With Mark Chang as its CEO, Jobstreet.com has won several accolades including Internet Company of theYear, Malaysia Internet Awards by Jaring and The Star, E-Business site of theyear at PIKOM-Computimes ICT Awards.

BFM spotlight with Mark Chang: http://www.youtube.com/watch?v=H4PCTR8lLQs





Why Are Most Recruiters Female?

Is it safe to say that women occupy a majority of recruitment roles? Why are there so few men in recruiting? Do women make better recruiters? However you phrase it, it’s an elephant in the room — or rather, industry. Let’s examine that elephant a little closer, shall we?

What do the stats say?
In 2011, Israeli economists Bradley Ruffle and Ze’ev Shtudiner published a study that analyzed whether female recruiters discriminate against attractive female candidates, and along the way they captured some some numbers.

 *****UPDATE: Bradley Ruffle recently noted via a comment on this post that they expanded their initial survey to 208 companies. 91% of these recruiters were female (with the majority still being single and under 30 years old). More than half were working at employment agencies, while the rest were at companies doing internal hiring. Recruiters were predominantly female in banking, budgeting, chartered, accountancy, finance, accounts management, industrial engineering, computer programming, senior sales, junior sales, and customer service.

Why Are Most Recruiters Female?What do observations show?
There’s also quite a bit of circumstantial/observational/anecdotal evidence worth exploring, which is what sparked the post in the first place. I spoke with four former and current recruiters who all agree that the gender ratio is skewed.  Apparently, it’s been this way for a while.

“When I started in staffing in 1992, I’d say the industry was female-dominated by at least 90 percent, including upper management,” said a former east coast recruiter. She went on to explain an even more precise “type” for the industry during that era. “I used to look around at trade shows and see it was mostly middle aged women with perfect hair and painted nails wearing Chico’s clothing. They all seemed to service the same areas where they were born and raised.”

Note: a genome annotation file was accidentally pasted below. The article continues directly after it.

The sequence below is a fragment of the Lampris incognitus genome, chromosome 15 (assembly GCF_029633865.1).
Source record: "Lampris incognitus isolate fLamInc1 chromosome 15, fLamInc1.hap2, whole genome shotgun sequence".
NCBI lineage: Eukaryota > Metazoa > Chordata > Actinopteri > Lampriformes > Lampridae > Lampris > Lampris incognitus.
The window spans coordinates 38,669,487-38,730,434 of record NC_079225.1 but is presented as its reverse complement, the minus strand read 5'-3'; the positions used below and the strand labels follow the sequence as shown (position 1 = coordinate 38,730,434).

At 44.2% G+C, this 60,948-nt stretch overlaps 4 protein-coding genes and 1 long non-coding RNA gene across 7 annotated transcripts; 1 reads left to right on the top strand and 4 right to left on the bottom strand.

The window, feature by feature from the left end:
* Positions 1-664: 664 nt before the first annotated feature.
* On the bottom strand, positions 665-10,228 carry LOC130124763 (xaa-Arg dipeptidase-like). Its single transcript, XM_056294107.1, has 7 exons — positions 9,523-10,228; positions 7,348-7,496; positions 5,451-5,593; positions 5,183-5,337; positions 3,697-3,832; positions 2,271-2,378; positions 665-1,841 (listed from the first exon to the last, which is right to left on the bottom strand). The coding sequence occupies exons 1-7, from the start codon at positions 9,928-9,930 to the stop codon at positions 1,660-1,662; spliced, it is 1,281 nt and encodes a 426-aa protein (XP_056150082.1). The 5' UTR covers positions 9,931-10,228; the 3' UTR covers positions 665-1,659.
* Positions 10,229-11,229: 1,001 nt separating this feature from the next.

Decades later, the discrepancy is obvious to Elizabeth James, who spent four years as a recruiter for Kelly Services. “There was only one male recruiter, and he was only there for six months. There were ten branches, and you figure two recruiters at each branch…” She shrugged as if to say, “do the math.”

Jason Kolles, senior recruiter at ShopNBC, said he’d been warned early on that HR/recruiting was a female-dominated field. He feared he’d be seen as the “odd man out,” and sure enough — at one point he was the only man among a team of fifteen staffers.

Indeed, Rebecca Cenni, CEO of Atrium Staffing observes, ”there are more women than men in recruiting today than ever before.”Why Are Most Recruiters Female?

Both Kolles and James noticed, however, that upper management roles include more men, which isn’t all that surprising considering the national female participation rate for executive positions hovers at just 16 percent. But this also suggests that males are entering the industry from the outside, leaving little mobility in the ranks of the recruiters, who are overwhelmingly female.

Why are there more female recruiters?
Now for the stickiest part – the “why.” Are there more women in recruiting because they’re better at it, as the consulting blogger Greg Savage so bluntly states? (The subtext being that people gravitate toward professions where they actually excel). If so, what makes them better at it? Or are there more women in recruiting due to outside forces at play, like the level of education traditionally afforded to women? Or what is expected (or not expected) of them, professionally?

A few of my interviewees echoed the environmental explanation — the “nurture” half of the nature versus nurture argument.